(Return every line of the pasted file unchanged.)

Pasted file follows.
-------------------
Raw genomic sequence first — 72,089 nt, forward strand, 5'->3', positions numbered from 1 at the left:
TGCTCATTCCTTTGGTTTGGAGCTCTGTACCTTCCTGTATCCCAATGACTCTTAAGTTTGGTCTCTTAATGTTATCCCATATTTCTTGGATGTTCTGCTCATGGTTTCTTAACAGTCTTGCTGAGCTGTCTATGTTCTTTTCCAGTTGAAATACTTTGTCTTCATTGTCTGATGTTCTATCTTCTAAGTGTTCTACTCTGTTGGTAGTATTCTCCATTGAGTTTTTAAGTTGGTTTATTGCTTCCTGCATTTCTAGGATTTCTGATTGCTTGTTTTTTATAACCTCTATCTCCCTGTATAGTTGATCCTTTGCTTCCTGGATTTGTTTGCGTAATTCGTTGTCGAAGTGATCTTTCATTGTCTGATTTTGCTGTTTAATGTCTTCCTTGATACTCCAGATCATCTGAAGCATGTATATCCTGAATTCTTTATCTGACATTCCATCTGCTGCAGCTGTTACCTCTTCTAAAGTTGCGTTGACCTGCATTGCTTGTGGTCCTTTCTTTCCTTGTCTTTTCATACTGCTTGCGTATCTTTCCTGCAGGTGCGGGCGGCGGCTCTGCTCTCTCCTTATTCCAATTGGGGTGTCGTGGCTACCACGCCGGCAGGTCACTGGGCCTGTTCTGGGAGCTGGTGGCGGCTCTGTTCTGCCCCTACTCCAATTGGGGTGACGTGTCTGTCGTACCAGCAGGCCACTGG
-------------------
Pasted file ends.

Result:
Raw genomic sequence first — 72,089 nt, forward strand, 5'->3', positions numbered from 1 at the left:
TGCTCATTCCTTTGGTTTGGAGCTCTGTACCTTCCTGTATCCCAATGACTCTTAAGTTTGGTCTCTTAATGTTATCCCATATTTCTTGGATGTTCTGCTCATGGTTTCTTAACAGTCTTGCTGAGCTGTCTATGTTCTTTTCCAGTTGAAATACTTTGTCTTCATTGTCTGATGTTCTATCTTCTAAGTGTTCTACTCTGTTGGTAGTATTCTCCATTGAGTTTTTAAGTTGGTTTATTGCTTCCTGCATTTCTAGGATTTCTGATTGCTTGTTTTTTATAACCTCTATCTCCCTGTATAGTTGATCCTTTGCTTCCTGGATTTGTTTGCGTAATTCGTTGTCGAAGTGATCTTTCATTGTCTGATTTTGCTGTTTAATGTCTTCCTTGATACTCCAGATCATCTGAAGCATGTATATCCTGAATTCTTTATCTGACATTCCATCTGCTGCAGCTGTTACCTCTTCTAAAGTTGCGTTGACCTGCATTGCTTGTGGTCCTTTCTTTCCTTGTCTTTTCATACTGCTTGCGTATCTTTCCTGCAGGTGCGGGCGGCGGCTCTGCTCTCTCCTTATTCCAATTGGGGTGTCGTGGCTACCACGCCGGCAGGTCACTGGGCCTGTTCTGGGAGCTGGTGGCGGCTCTGTTCTGCCCCTACTCCAATTGGGGTGACGTGTCTGTCGTACCAGCAGGCCACTGG